My injured foot healed in time for me to dance on New Year's Eve to "What I Like About You," and as we went around the circle after recess to practice naming our emotions, two 2nd graders said "Today I'm feeling happy because we are back at school," and my spouse took the trouble to find MacIntosh apples at the grocery store, and although these freshets of joy dry up fast when I listen to the news or notice the way my eyelids have drooped so that my boring blue-grey eyes barely sparkle anymore, at least I know this is normal.

I'm late to the roundup today, hosted by Sylvia at Poetry for Children, but I know I'll always feel a giddy appreciation by being a part of it.  Happy excruciating and exquisite 2019 to all.

8 comments:

  1. Happy excruciating and exquisite 2019 to you, too. Right there with you in the paradox.

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  2. Love this post!
    (Also like that you danced to "What I Like About You" on New Years Eve. It's one of my favorite 80s songs.)

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  3. I love that you keep coming back again and again to this poem! I'm thinking I need to move Anne Lamott up in my TBL (listen, not read...or maybe I should read it so I can linger over lines...)

    Life is a glorious paradox, and we might as well lean into it, right?

    Here's to everything 2019 will throw at us!

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  4. I love that Ella Wheeler Wilcox poem, and I'm glad you took OLW and changed it up to make it work for you. Might as well dance...

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  5. I have had the same aversion to choosing an OLW for the past few years, and have been struggling with the fact that "at every moment of every day: life is excruciating AND beautiful." The brilliant Maira Kalman shared this with Krista Tippett this morning:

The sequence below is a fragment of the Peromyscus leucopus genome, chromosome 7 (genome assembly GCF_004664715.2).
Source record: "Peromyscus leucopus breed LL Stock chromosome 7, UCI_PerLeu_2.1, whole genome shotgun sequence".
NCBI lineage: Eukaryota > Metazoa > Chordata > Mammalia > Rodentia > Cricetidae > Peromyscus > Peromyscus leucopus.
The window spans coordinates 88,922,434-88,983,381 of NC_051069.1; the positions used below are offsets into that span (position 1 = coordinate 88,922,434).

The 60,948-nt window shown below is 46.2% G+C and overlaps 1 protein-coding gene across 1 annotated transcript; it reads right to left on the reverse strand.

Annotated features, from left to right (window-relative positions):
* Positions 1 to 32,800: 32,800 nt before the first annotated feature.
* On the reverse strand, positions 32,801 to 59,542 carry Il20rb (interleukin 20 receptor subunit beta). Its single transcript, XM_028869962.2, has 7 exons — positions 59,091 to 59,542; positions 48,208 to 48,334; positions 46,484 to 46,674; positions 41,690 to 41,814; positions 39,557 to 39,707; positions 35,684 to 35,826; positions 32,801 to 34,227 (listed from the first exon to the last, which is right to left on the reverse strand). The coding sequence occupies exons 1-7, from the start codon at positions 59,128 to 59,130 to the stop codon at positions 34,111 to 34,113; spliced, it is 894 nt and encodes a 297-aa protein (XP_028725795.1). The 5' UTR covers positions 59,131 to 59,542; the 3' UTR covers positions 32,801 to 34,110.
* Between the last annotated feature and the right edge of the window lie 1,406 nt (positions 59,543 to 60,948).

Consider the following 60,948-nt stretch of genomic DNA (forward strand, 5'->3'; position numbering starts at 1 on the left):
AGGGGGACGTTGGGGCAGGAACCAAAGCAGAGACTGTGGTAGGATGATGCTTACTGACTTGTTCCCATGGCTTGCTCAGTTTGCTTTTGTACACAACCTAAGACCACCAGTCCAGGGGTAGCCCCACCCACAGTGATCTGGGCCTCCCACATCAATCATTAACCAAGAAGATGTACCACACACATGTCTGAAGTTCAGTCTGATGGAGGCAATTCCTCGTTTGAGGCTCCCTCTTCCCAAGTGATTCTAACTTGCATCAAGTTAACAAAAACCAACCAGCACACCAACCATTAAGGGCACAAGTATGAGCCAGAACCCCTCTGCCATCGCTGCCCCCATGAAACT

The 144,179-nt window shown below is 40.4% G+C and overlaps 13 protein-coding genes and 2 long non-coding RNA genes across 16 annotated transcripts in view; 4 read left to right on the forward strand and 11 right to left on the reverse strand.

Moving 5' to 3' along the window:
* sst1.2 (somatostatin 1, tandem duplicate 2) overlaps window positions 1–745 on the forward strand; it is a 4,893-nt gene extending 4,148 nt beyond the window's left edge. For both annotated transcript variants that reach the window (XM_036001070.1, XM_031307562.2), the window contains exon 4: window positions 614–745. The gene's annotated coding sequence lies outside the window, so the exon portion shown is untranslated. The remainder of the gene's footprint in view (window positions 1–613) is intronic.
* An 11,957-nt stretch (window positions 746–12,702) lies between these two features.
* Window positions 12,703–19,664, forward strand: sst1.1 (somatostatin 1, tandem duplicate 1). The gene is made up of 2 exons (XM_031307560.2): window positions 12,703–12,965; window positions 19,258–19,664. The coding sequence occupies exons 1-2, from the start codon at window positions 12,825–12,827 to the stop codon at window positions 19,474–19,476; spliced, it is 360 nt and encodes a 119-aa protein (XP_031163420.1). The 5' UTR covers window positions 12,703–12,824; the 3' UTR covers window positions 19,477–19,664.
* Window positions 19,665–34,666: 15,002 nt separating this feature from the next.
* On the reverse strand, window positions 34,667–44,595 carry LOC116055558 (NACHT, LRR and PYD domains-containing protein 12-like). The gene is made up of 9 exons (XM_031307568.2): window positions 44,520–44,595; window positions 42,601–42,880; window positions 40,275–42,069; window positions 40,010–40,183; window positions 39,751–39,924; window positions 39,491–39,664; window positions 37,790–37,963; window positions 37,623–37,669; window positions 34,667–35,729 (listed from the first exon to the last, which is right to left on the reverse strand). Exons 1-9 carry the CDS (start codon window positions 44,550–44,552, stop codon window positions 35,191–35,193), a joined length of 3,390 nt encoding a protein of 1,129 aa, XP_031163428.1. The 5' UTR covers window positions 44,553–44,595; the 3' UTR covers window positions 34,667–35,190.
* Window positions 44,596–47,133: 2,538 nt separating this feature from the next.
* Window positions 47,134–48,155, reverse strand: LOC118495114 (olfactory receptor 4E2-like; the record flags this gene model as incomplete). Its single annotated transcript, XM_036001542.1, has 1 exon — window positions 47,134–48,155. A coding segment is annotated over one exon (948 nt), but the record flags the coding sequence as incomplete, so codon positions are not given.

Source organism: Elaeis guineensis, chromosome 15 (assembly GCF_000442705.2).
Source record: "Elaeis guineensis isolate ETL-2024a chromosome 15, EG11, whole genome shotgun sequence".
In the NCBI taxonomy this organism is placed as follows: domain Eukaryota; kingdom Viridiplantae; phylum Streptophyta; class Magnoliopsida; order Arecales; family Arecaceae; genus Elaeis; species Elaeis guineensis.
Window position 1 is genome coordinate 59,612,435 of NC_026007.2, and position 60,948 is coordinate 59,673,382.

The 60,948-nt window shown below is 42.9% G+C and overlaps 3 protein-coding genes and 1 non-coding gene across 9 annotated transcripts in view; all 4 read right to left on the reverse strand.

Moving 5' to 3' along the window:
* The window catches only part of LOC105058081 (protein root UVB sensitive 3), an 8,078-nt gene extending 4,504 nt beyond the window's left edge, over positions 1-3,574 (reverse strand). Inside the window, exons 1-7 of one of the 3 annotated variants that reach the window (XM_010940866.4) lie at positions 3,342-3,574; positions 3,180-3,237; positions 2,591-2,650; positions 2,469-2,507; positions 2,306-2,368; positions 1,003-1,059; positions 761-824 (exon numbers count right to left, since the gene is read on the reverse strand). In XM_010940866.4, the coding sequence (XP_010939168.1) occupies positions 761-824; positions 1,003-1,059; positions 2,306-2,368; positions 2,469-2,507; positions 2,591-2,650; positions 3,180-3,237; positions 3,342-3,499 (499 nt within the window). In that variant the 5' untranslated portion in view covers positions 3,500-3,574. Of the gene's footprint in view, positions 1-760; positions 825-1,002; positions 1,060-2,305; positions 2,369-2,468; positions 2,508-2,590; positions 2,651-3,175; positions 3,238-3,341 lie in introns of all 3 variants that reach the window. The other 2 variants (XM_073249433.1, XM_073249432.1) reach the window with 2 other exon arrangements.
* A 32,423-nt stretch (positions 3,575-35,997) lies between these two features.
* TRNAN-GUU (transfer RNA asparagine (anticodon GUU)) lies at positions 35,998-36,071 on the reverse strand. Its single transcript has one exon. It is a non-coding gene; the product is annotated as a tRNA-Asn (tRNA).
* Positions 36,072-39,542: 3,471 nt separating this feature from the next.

"I think that in the end we’re left with this sense of not knowing and striving to find the most-true place that you have in this lifetime, with people and with work. I don’t know what else there is."
    I'm not sure it relates exactly to your paradox, but it made me feel better. I hope it does the same for you. (The whole interview is really wonderful: https://onbeing.org/programs/maira-kalman-daily-things-to-fall-in-love-with-jan2019/)

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  6. Yes, Yes, yes...It is a difficult but important truth that despair and joy are all mixed up in this life.

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  7. Paradox-truth-enigma-this was a post that I read twice. Paradox is so beautifully defined in Wheeler's poem. I am glad that I am not the only late one to the table, Heidi. Happy New Year!

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  8. Ah, now I see. Yes....there is no good without the bad, right? Grief is the price of loving....all kinds of grief and pain. I will look for poems with the dichotomy of this truth. Now to read the Anne Lamott work you cited. Without being able to see happy in the small moments, well, life and life writ large can be too overwhelming. Thanks for sharing in your honest way, as always.
    Janet
    Very late to the PF party these days. Nanny duty calls with trips away every other week and little time to even breathe. But I love it.